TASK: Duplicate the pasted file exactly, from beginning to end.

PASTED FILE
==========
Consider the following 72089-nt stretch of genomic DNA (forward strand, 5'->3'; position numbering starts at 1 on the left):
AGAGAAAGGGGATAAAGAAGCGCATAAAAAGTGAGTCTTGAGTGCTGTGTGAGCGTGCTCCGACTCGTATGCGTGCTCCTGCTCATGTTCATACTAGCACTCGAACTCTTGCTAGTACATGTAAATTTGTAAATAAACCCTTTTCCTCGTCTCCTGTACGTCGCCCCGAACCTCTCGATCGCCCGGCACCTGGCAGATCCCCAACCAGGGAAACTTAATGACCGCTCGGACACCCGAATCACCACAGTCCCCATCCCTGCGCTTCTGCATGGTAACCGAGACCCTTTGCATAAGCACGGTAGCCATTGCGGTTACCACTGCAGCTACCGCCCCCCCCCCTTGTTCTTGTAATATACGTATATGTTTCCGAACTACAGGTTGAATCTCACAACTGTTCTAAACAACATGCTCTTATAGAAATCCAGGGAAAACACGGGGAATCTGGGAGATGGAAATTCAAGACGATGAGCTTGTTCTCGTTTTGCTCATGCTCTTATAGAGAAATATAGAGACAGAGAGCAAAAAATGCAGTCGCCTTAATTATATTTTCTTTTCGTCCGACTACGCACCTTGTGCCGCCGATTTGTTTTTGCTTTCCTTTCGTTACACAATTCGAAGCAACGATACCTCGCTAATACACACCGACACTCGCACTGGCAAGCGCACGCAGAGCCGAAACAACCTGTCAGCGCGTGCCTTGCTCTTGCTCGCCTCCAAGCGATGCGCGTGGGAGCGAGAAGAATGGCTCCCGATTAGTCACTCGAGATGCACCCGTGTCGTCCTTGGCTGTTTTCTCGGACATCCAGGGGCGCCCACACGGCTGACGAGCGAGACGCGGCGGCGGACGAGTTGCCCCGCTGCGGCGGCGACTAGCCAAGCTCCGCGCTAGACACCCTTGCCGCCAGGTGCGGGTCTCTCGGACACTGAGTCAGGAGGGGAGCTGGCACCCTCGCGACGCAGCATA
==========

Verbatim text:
Consider the following 72089-nt stretch of genomic DNA (forward strand, 5'->3'; position numbering starts at 1 on the left):
AGAGAAAGGGGATAAAGAAGCGCATAAAAAGTGAGTCTTGAGTGCTGTGTGAGCGTGCTCCGACTCGTATGCGTGCTCCTGCTCATGTTCATACTAGCACTCGAACTCTTGCTAGTACATGTAAATTTGTAAATAAACCCTTTTCCTCGTCTCCTGTACGTCGCCCCGAACCTCTCGATCGCCCGGCACCTGGCAGATCCCCAACCAGGGAAACTTAATGACCGCTCGGACACCCGAATCACCACAGTCCCCATCCCTGCGCTTCTGCATGGTAACCGAGACCCTTTGCATAAGCACGGTAGCCATTGCGGTTACCACTGCAGCTACCGCCCCCCCCCCTTGTTCTTGTAATATACGTATATGTTTCCGAACTACAGGTTGAATCTCACAACTGTTCTAAACAACATGCTCTTATAGAAATCCAGGGAAAACACGGGGAATCTGGGAGATGGAAATTCAAGACGATGAGCTTGTTCTCGTTTTGCTCATGCTCTTATAGAGAAATATAGAGACAGAGAGCAAAAAATGCAGTCGCCTTAATTATATTTTCTTTTCGTCCGACTACGCACCTTGTGCCGCCGATTTGTTTTTGCTTTCCTTTCGTTACACAATTCGAAGCAACGATACCTCGCTAATACACACCGACACTCGCACTGGCAAGCGCACGCAGAGCCGAAACAACCTGTCAGCGCGTGCCTTGCTCTTGCTCGCCTCCAAGCGATGCGCGTGGGAGCGAGAAGAATGGCTCCCGATTAGTCACTCGAGATGCACCCGTGTCGTCCTTGGCTGTTTTCTCGGACATCCAGGGGCGCCCACACGGCTGACGAGCGAGACGCGGCGGCGGACGAGTTGCCCCGCTGCGGCGGCGACTAGCCAAGCTCCGCGCTAGACACCCTTGCCGCCAGGTGCGGGTCTCTCGGACACTGAGTCAGGAGGGGAGCTGGCACCCTCGCGACGCAGCATA